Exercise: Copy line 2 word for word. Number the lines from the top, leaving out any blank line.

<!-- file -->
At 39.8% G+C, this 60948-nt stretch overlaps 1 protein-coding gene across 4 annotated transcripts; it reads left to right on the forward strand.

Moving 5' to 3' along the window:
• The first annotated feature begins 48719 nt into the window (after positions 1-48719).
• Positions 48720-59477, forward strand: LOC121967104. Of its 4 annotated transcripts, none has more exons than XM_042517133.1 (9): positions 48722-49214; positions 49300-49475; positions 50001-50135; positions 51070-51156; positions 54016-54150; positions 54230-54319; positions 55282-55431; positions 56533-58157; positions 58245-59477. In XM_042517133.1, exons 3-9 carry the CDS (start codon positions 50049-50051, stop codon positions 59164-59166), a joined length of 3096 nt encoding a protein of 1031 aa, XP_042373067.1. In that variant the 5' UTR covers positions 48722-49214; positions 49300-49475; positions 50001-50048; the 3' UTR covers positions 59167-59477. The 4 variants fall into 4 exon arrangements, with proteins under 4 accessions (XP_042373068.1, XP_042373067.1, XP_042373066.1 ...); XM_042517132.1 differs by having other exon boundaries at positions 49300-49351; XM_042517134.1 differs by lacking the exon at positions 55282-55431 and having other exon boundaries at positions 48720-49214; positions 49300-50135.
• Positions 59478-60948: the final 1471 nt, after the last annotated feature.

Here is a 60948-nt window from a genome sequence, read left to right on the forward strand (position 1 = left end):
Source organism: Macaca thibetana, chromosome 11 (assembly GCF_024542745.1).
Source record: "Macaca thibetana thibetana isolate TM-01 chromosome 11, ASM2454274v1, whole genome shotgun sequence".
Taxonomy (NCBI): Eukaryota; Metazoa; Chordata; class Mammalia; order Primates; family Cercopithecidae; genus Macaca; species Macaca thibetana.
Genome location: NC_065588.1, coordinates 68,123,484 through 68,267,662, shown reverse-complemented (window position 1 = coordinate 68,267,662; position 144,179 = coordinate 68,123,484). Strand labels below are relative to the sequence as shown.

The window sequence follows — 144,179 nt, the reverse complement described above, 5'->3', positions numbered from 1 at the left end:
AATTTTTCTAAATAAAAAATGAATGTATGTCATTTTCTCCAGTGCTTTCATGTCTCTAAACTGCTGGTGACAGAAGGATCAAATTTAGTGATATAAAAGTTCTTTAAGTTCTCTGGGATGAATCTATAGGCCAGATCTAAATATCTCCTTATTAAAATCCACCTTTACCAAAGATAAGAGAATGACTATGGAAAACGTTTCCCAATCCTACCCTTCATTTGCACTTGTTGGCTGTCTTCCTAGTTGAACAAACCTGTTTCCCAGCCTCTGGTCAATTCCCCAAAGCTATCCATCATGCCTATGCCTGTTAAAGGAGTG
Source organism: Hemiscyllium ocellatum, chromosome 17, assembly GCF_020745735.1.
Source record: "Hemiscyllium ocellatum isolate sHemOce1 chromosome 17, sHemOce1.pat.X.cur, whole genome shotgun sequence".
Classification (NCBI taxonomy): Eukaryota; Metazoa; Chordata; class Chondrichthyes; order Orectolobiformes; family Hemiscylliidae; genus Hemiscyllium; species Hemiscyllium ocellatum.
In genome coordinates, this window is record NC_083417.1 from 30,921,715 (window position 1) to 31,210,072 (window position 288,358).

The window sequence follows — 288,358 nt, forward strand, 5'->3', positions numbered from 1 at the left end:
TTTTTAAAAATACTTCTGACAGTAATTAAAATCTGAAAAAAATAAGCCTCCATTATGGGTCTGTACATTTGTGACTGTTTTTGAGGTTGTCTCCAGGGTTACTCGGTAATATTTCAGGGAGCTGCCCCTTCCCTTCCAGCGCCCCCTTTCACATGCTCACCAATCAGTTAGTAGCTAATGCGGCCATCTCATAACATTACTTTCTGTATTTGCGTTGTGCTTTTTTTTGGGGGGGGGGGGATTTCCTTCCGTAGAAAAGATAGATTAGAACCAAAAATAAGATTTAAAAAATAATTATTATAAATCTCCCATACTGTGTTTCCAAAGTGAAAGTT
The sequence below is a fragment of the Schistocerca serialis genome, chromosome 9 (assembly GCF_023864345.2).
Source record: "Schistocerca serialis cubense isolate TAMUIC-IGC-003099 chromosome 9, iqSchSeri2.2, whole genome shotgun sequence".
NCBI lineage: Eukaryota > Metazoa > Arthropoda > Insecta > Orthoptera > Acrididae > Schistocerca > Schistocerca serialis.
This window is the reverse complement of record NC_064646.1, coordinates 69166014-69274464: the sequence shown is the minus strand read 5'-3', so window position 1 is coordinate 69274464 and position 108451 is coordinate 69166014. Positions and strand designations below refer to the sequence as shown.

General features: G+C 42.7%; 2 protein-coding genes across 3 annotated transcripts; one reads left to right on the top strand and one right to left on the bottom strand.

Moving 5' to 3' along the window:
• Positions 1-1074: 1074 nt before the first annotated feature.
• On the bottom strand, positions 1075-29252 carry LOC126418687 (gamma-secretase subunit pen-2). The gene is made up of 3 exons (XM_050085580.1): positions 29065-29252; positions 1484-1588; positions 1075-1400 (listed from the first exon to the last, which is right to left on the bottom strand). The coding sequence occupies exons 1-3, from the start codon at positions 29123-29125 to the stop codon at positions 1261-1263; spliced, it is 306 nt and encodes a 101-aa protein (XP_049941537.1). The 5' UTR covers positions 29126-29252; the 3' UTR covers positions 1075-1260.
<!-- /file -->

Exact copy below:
Moving 5' to 3' along the window: